Stade is home to another Airbus factory, where vertical tailplanes for every product on the manufacturer’s list is produced. Carbon fiber reinforced plastic (CFRP) parts, like flaps or spoilers for such aircraft as the A320 or the A330 are also manufactured here, including pressure bulkheads for the A330 and A380 and the upper wing shell for the A350.
The last German site is Buxtehude, another city near Hamburg. The factory responsible for electronic communication and cabin management systems onboard the aircraft.
Nevertheless, France remains an Airbus stronghold. The engineering, design, various testing processes, including flight tests are located. Four more sites are scattered across the south European country:
In Toulouse, Airbus engineers and designs, tests structures, and conducts flight testing from the main facility in the city. The Beluga fleet is also based here. Another site in Toulouse, Saint-Eloy, produces engine pylons (parts that connect engines with the wings).
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In Saint-Nazaire, in the west of France, the plant equips and tests front and center fuselage sections for every Airbus aircraft.
The Nantes factory produces and assembles center wing boxes for every jet in the family. The plant is also responsible for Carbon Fiber Reinforced Plastic parts that are used in structural assembly. Here, Airbus manufactures radomes that protect radars onboard the aircraft, ailerons for the A330 and the A380, air inlets for the A320neo, A350 and Airbus A380.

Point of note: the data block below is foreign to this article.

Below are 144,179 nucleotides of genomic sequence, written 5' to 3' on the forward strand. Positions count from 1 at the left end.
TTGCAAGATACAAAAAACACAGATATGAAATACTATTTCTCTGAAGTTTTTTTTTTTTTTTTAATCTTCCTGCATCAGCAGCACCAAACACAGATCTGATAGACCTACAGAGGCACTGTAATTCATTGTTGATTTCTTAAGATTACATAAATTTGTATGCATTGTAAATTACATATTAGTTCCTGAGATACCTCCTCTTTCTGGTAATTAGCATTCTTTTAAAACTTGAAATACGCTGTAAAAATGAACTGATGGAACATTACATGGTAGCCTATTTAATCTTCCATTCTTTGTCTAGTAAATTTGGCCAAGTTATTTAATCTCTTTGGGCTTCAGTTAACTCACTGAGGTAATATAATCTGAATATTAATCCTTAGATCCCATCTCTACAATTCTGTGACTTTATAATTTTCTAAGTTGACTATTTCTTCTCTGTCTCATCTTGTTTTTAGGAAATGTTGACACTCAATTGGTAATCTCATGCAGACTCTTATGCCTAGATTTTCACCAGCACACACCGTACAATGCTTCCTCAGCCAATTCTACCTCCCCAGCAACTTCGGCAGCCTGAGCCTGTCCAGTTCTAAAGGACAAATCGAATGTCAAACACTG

UK and Spanish sites
In the United Kingdom, Airbus has only two factories: one in Broughton, Wales, the other in Filton.
In Broughton, the site is responsible for the wings of the entire family of aircraft, from the A320 to the A380, including the manufacturing, assembly and equipping. Filton, meanwhile, designs and tests wings, landing gears and fuel systems.
Lastly, in Spain, there are three crucial manufacturing sites for the European company:
Getafe is responsible for the manufacturing of fuselages using metallic and advanced composite materials, building and testing horizontal tailplanes for all Airbus jets. In addition, the central Spain-based plant builds the rear fuselage, tail cone and main landing gear doors for the A380 and the rear fuselage of the A350.
Illescas, around half an hour by car south of Getafe, focuses on producing composite aeronautical components, especially large-scale and oddly shaped parts, like the lower cover of the A350’s wing. Furthermore, the site manufactures stabilizers, rudders and spars, sections of rear fuselage and landing gear parts for the Super Jumbo and some rear fuselage sections and internal skin of the wing of the A350.
The third site in Airbus’ Spanish division is in Puerto Real that is responsible for assembly of various moveable surfaces like the rudders and the spars for every aircraft built by the European manufacturer. Puerto Real also ships out large structural components, including the horizontal tail and the belly fairing of the A380 and the A350 XWB’s horizontal tailplane boxes.
Thus, this concludes the long list of manufacturing sites of Airbus. To sum up, Airbus commercial aircraft are manufactured in:
· Germany (four sites);
· France (four sites);
· United Kingdom (Broughton and Filton);
· Spain (Getafe, Illescas, Puerto Real).